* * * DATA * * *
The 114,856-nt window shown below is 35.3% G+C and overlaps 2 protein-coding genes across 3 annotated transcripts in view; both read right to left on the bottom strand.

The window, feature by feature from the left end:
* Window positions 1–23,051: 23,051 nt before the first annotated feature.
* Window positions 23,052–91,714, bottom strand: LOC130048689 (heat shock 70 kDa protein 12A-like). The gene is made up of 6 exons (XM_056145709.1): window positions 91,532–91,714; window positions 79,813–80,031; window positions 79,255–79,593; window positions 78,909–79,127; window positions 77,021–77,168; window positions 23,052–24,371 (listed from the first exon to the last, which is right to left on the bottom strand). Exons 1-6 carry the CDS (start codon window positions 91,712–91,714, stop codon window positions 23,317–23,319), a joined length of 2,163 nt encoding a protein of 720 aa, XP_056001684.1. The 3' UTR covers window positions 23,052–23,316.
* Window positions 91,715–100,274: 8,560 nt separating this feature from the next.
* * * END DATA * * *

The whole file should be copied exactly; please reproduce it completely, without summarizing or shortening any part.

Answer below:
The 114,856-nt window shown below is 35.3% G+C and overlaps 2 protein-coding genes across 3 annotated transcripts in view; both read right to left on the bottom strand.

The window, feature by feature from the left end:
* Window positions 1–23,051: 23,051 nt before the first annotated feature.
* Window positions 23,052–91,714, bottom strand: LOC130048689 (heat shock 70 kDa protein 12A-like). The gene is made up of 6 exons (XM_056145709.1): window positions 91,532–91,714; window positions 79,813–80,031; window positions 79,255–79,593; window positions 78,909–79,127; window positions 77,021–77,168; window positions 23,052–24,371 (listed from the first exon to the last, which is right to left on the bottom strand). Exons 1-6 carry the CDS (start codon window positions 91,712–91,714, stop codon window positions 23,317–23,319), a joined length of 2,163 nt encoding a protein of 720 aa, XP_056001684.1. The 3' UTR covers window positions 23,052–23,316.
* Window positions 91,715–100,274: 8,560 nt separating this feature from the next.